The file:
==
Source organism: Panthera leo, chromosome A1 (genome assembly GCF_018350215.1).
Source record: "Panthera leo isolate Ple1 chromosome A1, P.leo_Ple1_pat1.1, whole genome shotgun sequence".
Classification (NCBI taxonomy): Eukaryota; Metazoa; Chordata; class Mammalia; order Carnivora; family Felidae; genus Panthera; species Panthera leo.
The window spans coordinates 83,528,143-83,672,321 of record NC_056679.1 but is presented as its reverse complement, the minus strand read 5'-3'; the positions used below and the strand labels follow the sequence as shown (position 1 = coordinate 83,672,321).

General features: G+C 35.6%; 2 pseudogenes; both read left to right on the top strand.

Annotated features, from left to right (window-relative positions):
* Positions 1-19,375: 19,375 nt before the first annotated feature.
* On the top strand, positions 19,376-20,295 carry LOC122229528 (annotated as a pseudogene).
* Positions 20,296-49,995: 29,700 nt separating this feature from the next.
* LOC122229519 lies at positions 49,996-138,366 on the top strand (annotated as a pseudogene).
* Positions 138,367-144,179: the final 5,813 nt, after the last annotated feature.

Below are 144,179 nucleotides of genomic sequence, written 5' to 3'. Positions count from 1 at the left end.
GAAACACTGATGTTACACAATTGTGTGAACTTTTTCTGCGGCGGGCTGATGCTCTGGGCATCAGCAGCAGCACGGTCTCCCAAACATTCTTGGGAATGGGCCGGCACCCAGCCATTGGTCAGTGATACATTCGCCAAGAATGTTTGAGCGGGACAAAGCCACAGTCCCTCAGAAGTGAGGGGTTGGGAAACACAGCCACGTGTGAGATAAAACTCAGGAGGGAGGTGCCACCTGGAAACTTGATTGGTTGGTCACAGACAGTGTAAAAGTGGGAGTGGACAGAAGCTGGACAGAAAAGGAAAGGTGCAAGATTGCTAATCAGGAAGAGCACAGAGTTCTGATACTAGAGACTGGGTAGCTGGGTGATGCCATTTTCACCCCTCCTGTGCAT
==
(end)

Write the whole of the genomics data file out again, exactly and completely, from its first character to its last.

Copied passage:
Source organism: Panthera leo, chromosome A1 (genome assembly GCF_018350215.1).
Source record: "Panthera leo isolate Ple1 chromosome A1, P.leo_Ple1_pat1.1, whole genome shotgun sequence".
Classification (NCBI taxonomy): Eukaryota; Metazoa; Chordata; class Mammalia; order Carnivora; family Felidae; genus Panthera; species Panthera leo.
The window spans coordinates 83,528,143-83,672,321 of record NC_056679.1 but is presented as its reverse complement, the minus strand read 5'-3'; the positions used below and the strand labels follow the sequence as shown (position 1 = coordinate 83,672,321).

General features: G+C 35.6%; 2 pseudogenes; both read left to right on the top strand.

Annotated features, from left to right (window-relative positions):
* Positions 1-19,375: 19,375 nt before the first annotated feature.
* On the top strand, positions 19,376-20,295 carry LOC122229528 (annotated as a pseudogene).
* Positions 20,296-49,995: 29,700 nt separating this feature from the next.
* LOC122229519 lies at positions 49,996-138,366 on the top strand (annotated as a pseudogene).
* Positions 138,367-144,179: the final 5,813 nt, after the last annotated feature.

Below are 144,179 nucleotides of genomic sequence, written 5' to 3'. Positions count from 1 at the left end.
GAAACACTGATGTTACACAATTGTGTGAACTTTTTCTGCGGCGGGCTGATGCTCTGGGCATCAGCAGCAGCACGGTCTCCCAAACATTCTTGGGAATGGGCCGGCACCCAGCCATTGGTCAGTGATACATTCGCCAAGAATGTTTGAGCGGGACAAAGCCACAGTCCCTCAGAAGTGAGGGGTTGGGAAACACAGCCACGTGTGAGATAAAACTCAGGAGGGAGGTGCCACCTGGAAACTTGATTGGTTGGTCACAGACAGTGTAAAAGTGGGAGTGGACAGAAGCTGGACAGAAAAGGAAAGGTGCAAGATTGCTAATCAGGAAGAGCACAGAGTTCTGATACTAGAGACTGGGTAGCTGGGTGATGCCATTTTCACCCCTCCTGTGCAT